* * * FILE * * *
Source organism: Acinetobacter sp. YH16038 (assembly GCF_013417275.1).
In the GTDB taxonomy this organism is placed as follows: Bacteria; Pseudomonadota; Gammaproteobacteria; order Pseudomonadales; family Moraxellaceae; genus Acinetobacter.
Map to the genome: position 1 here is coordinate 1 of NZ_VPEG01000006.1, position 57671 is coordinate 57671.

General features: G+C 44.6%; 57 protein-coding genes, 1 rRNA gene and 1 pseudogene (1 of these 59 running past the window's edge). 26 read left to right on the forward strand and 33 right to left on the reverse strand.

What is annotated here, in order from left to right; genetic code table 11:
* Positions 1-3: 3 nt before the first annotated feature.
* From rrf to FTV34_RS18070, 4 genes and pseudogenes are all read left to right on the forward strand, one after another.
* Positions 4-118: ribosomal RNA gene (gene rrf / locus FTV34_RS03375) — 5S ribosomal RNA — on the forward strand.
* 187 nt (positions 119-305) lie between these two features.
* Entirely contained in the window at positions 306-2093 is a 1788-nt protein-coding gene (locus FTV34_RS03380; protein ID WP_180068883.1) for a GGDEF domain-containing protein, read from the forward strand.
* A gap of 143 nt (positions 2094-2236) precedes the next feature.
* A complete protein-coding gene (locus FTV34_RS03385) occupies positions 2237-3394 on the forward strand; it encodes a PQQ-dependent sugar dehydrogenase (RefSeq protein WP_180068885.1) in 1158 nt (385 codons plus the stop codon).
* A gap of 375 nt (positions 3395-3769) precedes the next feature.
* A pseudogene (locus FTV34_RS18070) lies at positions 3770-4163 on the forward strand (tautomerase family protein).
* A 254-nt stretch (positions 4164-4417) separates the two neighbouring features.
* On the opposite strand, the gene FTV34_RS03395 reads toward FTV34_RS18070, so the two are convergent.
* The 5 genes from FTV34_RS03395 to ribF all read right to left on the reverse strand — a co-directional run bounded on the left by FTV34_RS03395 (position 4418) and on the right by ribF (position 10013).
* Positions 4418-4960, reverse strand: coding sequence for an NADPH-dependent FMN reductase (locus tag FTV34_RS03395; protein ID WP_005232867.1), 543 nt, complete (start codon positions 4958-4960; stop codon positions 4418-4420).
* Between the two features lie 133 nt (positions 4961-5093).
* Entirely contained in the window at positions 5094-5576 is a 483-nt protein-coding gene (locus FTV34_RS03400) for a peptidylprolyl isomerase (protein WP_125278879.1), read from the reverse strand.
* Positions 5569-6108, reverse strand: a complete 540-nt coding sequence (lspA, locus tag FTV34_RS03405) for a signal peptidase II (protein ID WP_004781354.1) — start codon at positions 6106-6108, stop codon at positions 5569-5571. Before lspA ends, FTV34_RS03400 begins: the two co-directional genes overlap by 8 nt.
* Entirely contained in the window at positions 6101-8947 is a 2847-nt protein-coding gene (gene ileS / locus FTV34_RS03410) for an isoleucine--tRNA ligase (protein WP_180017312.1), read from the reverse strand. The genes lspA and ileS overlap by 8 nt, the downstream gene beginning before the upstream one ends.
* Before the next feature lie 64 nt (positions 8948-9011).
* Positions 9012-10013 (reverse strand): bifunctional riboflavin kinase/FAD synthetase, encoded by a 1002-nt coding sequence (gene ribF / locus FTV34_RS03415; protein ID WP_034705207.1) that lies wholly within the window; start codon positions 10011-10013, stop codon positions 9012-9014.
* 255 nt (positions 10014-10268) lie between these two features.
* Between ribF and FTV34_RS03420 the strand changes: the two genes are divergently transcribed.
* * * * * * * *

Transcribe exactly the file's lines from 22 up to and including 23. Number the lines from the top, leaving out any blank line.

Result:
* Entirely contained in the window at positions 6101-8947 is a 2847-nt protein-coding gene (gene ileS / locus FTV34_RS03410) for an isoleucine--tRNA ligase (protein WP_180017312.1), read from the reverse strand. The genes lspA and ileS overlap by 8 nt, the downstream gene beginning before the upstream one ends.
* Before the next feature lie 64 nt (positions 8948-9011).